|Infrastructure logs||Internal||Logs from infrastructure services like the configuration servers, the control plane services, etc. are considered internal. This includes logs from Control Plane, Configuration Servers, and Hosts.|
|Application package||Internal||The application.zip file uploaded to Vespa Cloud by the customer is considered internal. The application package contains settings and configuration that Vespa Cloud operations needs insight in to operate the platform.|
|Node logs||Confidential||The logs inside the Node may contain data printed by the customer. Because of this the logs are classified as confidential since Vespa Cloud cannot guarantee they are free of confidential data. This includes Data Plane access logs in addition to the node Vespa logs.|
|Core dumps / heap dumps||Confidential||Occasionally core dumps and heap dumps are generated for running services. These files may contain customer data and are considered confidential.|
|Node data||Confidential||All data on the node itself is considered confidential. This data includes the document data and the indexes of the application.|
All logs are stored on the nodes where they are generated, but also archived to a remote object storage. All logs are kept for a maximum of 30 days. Access to logs is based on the classifications described above. All logs are persisted in the same geographic region as the Vespa application that generated them.
Archived logs are encrypted at rest with keys automatically rotated at regular intervals.
Logs on the node are encrypted at rest with the same mechanism that encrypts indexes and document databases.
Access to confidential data is only granted on a case-by-case basis. Access is reviewed, time-limited, and audited. No Vespa Cloud team member is allowed to access any confidential data without review.
Vespa Cloud utilizes the security infrastructure and policies provided by the Yahoo Paranoids. This includes bug bounty programs, architecture security reviews, and policies for operations, monitoring, and auditing.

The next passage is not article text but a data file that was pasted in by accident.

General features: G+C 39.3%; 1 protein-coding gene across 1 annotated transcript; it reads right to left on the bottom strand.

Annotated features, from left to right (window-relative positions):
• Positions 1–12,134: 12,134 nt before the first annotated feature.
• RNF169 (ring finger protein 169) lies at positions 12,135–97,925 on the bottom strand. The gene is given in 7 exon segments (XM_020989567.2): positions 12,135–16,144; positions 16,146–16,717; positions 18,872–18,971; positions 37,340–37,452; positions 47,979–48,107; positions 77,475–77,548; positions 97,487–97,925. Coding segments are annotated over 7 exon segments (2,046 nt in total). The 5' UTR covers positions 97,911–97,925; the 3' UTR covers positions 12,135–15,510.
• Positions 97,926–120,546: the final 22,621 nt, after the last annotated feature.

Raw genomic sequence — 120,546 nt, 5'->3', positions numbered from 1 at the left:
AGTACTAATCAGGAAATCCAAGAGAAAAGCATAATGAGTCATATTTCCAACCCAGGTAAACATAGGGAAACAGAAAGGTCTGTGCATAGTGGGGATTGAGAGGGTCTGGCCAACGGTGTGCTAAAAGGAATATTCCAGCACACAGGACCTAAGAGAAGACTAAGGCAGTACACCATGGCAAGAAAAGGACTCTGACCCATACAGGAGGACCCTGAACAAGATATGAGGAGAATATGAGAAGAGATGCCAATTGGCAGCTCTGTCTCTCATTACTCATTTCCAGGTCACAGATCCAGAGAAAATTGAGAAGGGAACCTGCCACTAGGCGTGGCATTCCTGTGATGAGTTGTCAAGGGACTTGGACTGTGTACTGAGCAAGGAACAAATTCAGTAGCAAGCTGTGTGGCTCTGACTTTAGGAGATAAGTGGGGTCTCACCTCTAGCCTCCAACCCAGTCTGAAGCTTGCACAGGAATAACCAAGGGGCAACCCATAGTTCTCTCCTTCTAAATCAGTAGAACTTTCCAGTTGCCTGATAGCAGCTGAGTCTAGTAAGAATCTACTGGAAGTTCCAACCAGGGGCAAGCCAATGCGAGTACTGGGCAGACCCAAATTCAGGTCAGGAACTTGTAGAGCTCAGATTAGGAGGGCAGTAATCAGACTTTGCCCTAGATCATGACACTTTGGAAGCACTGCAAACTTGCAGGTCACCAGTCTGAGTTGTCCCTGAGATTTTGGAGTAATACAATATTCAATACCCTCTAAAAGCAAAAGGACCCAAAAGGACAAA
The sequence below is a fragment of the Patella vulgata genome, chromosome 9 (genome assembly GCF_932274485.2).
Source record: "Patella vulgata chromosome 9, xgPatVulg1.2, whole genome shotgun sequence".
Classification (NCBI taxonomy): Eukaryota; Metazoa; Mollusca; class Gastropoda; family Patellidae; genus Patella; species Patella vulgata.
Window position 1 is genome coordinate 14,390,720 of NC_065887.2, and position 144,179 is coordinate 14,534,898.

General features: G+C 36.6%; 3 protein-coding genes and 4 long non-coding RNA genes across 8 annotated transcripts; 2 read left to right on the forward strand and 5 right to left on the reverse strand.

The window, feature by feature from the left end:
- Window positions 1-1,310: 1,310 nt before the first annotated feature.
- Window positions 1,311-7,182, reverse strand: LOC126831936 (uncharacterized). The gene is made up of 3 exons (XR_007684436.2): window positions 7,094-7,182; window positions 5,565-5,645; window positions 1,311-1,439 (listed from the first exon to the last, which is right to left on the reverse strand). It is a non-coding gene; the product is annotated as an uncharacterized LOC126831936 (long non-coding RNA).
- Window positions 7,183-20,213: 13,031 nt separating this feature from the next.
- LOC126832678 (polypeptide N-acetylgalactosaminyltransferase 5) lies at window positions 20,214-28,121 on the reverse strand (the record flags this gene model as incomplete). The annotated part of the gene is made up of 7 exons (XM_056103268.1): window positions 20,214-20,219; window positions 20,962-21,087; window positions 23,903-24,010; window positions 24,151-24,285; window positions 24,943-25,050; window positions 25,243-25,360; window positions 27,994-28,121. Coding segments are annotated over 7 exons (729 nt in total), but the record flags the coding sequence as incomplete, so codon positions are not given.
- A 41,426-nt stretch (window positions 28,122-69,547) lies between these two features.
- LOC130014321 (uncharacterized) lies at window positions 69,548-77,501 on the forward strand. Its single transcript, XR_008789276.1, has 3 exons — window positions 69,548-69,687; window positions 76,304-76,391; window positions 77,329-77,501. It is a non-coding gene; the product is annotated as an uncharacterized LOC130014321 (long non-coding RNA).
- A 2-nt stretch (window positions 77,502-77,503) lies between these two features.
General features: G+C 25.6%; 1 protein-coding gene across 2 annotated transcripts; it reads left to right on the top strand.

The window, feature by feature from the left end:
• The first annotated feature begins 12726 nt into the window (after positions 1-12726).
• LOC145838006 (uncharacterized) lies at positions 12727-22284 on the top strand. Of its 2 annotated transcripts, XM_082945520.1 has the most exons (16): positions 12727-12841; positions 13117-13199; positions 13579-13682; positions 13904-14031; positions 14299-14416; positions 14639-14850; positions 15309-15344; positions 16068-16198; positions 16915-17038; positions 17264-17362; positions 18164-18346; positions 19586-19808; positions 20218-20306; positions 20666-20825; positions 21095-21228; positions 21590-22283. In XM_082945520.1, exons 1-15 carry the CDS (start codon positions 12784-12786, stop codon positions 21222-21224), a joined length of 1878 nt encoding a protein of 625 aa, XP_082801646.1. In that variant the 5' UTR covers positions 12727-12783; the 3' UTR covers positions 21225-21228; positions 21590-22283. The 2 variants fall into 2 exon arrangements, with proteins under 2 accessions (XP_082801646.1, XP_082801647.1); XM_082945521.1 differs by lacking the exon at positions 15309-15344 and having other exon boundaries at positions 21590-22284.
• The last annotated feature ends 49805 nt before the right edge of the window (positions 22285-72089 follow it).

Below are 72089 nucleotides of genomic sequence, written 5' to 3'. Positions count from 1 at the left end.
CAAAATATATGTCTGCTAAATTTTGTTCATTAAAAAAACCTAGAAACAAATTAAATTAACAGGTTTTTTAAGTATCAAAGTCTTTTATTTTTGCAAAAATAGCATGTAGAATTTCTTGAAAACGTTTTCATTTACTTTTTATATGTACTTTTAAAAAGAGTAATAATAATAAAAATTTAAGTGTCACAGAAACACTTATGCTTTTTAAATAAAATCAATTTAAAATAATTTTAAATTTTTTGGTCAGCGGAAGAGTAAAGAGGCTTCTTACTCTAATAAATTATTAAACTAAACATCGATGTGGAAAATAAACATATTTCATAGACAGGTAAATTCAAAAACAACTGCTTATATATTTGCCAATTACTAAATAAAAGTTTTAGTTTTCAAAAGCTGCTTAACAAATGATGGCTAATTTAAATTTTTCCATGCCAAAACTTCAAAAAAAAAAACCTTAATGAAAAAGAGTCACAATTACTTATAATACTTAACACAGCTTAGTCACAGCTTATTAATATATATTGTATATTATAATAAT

Development of Vespa Cloud follows a CI/CD process where all code and configuration commits are reviewed by a team member. In addition, we run static analysis to detect issues in source code and 3rd party dependencies. We participate in bug bounty programs where external security experts are paid to report security issues to us.
The team does periodic reviews with the Yahoo Paranoids team of the Vespa Cloud architecture. These reviews are both done as part of regular feature development process, and after-the-fact as part of full-picture reviews.
Vespa is released up to 4 times a week, and we strive to upgrade any application to the latest version. OS upgrades to patch OS level issues are rolled out every 90 days. In case of a severe issue (security or functional) rollout of a fix (when available) will roll out as fast as possible.
Any unexpected production issue (security or functional) is handled through our incident management process. All non-security incidents will be announced through our console. Security incidents will be communicated directly to each affected customer. When the incident is handled, a post-mortem review process is initiated. If required (e.g. in a potential security breach), a forensic process will also be initiated to find any potential leaks.